Do you ever wash your hands and feel like there’s still soap on them? That’s limescale reacting with your soap. You probably also felt its effects the last time you did a load of laundry, and it felt like you or the detergent wasn’t doing their job quite right.
Understanding limescale and its quantity in your water
Hard water refers to water with the presence of calcium and magnesium. Water being the excellent solvent it is, dissolves minerals from rocks as it moves through them.
Limescale, in particular, is a stubborn deposit. It is created when the acidic content from rainwater reacts with limestone to form calcium hydrogen carbonate, becoming calcium carbonate—or limescale.
How to make your water limescale-free
To remove limescale from any surfaces, such as faucets, tiles, showerheads and bathtubs, use any acidic ingredients you can find in your pantry. Lemons and vinegar will give you great results. Additionally, lemons will leave the space smelling fresh.
Reverse Osmosis Filters
Install a reverse osmosis filter. It will filter out all the minerals leaving you with completely pure water. You can contact a plumbing service near to you to look into more water purification options.
Invest in a Water Softener
These are a great long-term investment. They reduce limescale content in your water through a process called ion exchange. Ion exchange involves removing calcium and magnesium minerals and replacing them with sodium, leaving you with soft water that’s free of limescale.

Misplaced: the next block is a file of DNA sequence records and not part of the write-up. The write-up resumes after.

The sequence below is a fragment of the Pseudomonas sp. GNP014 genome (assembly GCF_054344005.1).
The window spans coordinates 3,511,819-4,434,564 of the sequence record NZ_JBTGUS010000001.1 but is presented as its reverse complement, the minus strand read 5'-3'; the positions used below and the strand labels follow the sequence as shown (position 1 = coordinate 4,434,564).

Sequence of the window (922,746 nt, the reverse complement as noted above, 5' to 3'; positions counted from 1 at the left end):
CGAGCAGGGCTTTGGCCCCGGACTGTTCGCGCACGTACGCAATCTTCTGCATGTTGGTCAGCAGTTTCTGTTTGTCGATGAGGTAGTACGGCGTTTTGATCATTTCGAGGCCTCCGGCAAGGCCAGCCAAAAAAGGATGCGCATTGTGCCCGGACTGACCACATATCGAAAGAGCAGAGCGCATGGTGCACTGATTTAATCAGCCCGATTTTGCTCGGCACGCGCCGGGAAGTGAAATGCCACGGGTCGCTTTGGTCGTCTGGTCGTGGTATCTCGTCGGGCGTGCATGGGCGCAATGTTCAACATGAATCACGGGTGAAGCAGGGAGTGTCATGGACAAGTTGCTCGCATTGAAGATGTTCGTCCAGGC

A more economical option nowadays is a salt-free water softener. They don’t necessarily remove the minerals causing the hardness. A plumber will install it in the main water supply, and it will prevent the limescale from sticking to surfaces by neutralizing the chemical compound.
Drain Your Tank Bi-Annually
Limescale thrives in hot water, which makes your water heater the perfect abode. Draining the tank every few months will prevent the build-up. Additionally, you can try to lower the temperature every once in a while to prevent limescale from forming in the first place.
Is Limescale Harmful?
Limescale is not as harmful as it is inconvenient. In fact, WHO points out that mineral-rich drinking water can be beneficial to some people, as it contributes to their daily nutrient intake.
However, ruining your costly plumbing is not the greatest approach to staying healthy. Limescale build-up will block fixtures and destroy appliances. It also interferes with cleaning chores involving water. And not to mention, it tastes awful and makes your hair dry and dull.
But the worst thing it does is to your plumbing. The build-up not only reduces the capacity of pipes, lowering water pressure, but it also damages the pipework over time.
If limescale has already crept and settled in all your pipes, call us at 817-244-0614.